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+Renee Everett shared a post about Pintrest have added a code to their toolbox so website owners can block Pintrest pinning content. This is due to copywrite infringement issues and I would imagine, by extension some privacy issues.

But this problem seems to be far wider. As an example, it has always concerned me how posterous.com can be used. Here is what I mean:

- I create a posterous.com blog under my own domain name – which could be in my case michaelcowen.net
- I see my reader with really good, quality content
- I share it straight out of there into my posterous.com blog
- I add a few arbitrary comments
- I then repost that out to all my social media platforms

I can effectively create a business using other peoples content and sweat. I can create a perceived expert personae doing this. And in a way this is no different to scrapping content, changing it around a bit to make it look original and sharing it.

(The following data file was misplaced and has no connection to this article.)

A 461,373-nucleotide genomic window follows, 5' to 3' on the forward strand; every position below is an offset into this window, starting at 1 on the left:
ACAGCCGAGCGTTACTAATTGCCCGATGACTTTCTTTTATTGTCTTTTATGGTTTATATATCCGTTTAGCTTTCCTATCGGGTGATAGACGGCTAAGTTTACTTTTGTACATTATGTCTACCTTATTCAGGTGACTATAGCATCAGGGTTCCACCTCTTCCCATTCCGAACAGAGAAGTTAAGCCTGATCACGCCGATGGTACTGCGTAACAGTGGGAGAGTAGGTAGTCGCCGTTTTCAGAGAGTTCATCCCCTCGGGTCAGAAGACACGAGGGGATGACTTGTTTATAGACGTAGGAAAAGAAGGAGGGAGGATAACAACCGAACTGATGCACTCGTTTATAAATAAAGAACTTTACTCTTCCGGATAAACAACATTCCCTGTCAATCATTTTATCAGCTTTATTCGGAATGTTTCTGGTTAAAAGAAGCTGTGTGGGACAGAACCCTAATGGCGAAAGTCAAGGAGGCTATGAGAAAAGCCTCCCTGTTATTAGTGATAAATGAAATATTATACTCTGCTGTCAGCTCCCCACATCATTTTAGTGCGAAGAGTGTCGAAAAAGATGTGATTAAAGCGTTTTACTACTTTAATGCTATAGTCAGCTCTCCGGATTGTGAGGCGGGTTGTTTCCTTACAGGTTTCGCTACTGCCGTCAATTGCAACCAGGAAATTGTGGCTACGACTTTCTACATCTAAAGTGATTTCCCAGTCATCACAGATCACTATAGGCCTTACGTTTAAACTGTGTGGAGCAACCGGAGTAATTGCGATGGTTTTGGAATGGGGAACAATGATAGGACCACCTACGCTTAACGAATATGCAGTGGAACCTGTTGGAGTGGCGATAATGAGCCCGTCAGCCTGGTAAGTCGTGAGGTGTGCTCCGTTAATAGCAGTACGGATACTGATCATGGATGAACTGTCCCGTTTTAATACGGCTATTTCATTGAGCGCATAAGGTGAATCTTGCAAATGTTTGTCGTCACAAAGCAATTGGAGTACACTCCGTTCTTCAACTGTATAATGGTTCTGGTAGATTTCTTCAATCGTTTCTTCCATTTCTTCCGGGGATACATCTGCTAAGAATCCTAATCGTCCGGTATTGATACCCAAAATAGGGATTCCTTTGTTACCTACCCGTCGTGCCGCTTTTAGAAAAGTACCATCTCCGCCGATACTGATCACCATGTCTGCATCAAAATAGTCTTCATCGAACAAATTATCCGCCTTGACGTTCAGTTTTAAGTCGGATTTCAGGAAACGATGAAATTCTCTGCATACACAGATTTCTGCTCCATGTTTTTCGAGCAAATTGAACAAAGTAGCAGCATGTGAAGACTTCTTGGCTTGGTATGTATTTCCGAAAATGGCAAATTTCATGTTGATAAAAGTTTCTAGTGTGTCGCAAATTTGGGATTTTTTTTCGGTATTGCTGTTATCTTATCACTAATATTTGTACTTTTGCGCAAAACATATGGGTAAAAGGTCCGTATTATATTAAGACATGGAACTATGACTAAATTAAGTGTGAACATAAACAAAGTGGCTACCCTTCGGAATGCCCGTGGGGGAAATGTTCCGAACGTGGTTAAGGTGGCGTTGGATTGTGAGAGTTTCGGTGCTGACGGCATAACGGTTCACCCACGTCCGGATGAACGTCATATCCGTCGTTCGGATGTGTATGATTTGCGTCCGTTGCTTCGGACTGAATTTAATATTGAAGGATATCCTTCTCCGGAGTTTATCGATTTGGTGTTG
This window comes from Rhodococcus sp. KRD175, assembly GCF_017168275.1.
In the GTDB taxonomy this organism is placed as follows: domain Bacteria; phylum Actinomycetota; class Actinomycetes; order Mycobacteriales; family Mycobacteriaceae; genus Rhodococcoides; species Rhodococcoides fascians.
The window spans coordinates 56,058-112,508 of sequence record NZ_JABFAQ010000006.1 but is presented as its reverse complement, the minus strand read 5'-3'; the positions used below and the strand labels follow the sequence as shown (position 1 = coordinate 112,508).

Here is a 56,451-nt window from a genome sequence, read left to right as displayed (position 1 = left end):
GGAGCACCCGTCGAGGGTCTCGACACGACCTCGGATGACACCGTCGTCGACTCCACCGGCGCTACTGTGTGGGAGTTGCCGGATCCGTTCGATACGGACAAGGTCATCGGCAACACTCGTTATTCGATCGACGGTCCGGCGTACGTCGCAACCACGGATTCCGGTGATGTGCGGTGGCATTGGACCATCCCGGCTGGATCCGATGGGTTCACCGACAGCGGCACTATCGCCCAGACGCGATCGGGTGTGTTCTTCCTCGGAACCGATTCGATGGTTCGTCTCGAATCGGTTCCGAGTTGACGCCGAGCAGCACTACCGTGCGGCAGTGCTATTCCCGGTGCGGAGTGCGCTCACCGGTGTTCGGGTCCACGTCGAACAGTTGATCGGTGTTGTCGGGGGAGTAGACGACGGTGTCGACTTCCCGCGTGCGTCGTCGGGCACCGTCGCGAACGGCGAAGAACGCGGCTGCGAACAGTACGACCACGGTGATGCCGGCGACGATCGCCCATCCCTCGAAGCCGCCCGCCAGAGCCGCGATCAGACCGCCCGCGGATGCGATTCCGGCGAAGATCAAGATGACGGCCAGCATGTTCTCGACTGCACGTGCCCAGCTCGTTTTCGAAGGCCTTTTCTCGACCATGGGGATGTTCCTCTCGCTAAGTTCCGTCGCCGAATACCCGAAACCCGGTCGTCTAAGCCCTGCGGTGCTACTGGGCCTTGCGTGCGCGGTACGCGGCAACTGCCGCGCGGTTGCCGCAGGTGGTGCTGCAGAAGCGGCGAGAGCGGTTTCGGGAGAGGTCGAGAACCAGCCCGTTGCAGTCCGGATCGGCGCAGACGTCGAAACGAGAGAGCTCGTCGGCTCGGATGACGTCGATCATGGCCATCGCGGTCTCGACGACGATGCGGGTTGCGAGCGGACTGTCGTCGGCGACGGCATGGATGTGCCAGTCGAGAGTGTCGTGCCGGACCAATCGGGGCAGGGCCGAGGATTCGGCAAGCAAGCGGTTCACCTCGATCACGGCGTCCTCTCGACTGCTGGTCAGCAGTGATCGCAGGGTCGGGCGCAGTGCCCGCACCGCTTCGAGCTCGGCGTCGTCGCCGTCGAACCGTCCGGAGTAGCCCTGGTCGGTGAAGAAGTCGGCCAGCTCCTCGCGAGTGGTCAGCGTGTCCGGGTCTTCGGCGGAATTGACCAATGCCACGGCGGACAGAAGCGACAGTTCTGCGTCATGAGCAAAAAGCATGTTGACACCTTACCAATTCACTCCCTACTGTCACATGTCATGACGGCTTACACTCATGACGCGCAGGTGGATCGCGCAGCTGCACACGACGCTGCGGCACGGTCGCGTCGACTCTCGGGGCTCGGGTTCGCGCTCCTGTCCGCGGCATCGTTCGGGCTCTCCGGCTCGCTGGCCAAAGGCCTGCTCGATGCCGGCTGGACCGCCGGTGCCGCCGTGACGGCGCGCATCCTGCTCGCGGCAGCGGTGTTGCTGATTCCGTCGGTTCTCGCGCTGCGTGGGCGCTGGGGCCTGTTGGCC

What I find interesting is that Pintrest has taken a bit of stick – probably due to their rapid growth. But what about a platform like posterous.com? Are they not allowing people to behave in the same way, yet they have not had the issue?

- Where is the difference?
- Where is the copywrite line drawn?
- What is acceptable and reasonable behaviour and what is not?

This is going to be a bigger issue for me going forward this just looking at the social platforms we are looking at.

Please, any thoughts would be appreciated.

I have added the Mashable Pintrest post below.
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